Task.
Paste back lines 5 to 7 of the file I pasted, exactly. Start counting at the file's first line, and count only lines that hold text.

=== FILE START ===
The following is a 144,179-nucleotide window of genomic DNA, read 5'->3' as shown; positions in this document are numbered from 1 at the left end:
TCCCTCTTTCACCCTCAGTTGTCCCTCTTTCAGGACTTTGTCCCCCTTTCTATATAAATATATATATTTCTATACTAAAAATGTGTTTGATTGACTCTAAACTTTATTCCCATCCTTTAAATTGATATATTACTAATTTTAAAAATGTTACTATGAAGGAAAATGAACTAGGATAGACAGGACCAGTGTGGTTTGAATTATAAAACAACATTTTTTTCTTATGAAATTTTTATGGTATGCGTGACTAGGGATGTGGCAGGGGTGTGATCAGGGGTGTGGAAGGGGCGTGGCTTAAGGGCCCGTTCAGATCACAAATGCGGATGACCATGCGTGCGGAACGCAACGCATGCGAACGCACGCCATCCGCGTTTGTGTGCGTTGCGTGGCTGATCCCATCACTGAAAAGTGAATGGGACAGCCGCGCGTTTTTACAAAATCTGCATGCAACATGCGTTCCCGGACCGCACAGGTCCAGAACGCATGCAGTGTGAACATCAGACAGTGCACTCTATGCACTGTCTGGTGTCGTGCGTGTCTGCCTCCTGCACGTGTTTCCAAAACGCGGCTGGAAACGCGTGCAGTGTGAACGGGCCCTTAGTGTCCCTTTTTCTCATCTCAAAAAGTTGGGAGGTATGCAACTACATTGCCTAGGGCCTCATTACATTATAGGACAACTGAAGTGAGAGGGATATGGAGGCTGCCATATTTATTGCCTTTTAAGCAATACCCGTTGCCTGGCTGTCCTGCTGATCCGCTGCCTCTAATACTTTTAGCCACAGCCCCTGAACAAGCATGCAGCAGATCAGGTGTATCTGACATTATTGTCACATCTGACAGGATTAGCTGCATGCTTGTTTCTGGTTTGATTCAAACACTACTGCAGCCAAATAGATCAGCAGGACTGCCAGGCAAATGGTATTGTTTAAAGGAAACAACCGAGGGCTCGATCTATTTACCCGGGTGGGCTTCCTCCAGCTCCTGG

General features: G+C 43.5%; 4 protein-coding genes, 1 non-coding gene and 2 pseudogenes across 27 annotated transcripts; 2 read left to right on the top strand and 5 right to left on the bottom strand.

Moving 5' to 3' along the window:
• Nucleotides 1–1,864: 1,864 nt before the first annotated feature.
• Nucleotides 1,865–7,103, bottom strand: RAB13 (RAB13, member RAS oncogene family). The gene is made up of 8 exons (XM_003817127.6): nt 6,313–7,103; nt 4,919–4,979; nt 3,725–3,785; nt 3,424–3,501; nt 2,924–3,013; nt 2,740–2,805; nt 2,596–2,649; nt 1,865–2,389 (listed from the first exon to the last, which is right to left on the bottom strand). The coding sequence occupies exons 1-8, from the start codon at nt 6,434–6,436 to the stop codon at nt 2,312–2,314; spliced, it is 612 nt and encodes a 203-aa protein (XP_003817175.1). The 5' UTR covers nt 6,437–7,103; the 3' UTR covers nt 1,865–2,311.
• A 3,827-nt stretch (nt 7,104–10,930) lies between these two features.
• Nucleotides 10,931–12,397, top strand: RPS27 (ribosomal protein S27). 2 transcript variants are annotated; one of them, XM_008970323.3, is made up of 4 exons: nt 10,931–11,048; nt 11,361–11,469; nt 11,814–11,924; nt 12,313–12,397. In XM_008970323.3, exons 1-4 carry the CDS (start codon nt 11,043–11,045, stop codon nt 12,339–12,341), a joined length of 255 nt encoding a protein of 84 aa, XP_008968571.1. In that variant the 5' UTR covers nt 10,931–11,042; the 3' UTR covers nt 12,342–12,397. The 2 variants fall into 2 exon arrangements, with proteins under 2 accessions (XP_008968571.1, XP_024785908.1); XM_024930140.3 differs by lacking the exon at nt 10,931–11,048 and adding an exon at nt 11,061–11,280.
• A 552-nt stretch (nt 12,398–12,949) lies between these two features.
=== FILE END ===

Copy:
• Nucleotides 1–1,864: 1,864 nt before the first annotated feature.
• Nucleotides 1,865–7,103, bottom strand: RAB13 (RAB13, member RAS oncogene family). The gene is made up of 8 exons (XM_003817127.6): nt 6,313–7,103; nt 4,919–4,979; nt 3,725–3,785; nt 3,424–3,501; nt 2,924–3,013; nt 2,740–2,805; nt 2,596–2,649; nt 1,865–2,389 (listed from the first exon to the last, which is right to left on the bottom strand). The coding sequence occupies exons 1-8, from the start codon at nt 6,434–6,436 to the stop codon at nt 2,312–2,314; spliced, it is 612 nt and encodes a 203-aa protein (XP_003817175.1). The 5' UTR covers nt 6,437–7,103; the 3' UTR covers nt 1,865–2,311.
• A 3,827-nt stretch (nt 7,104–10,930) lies between these two features.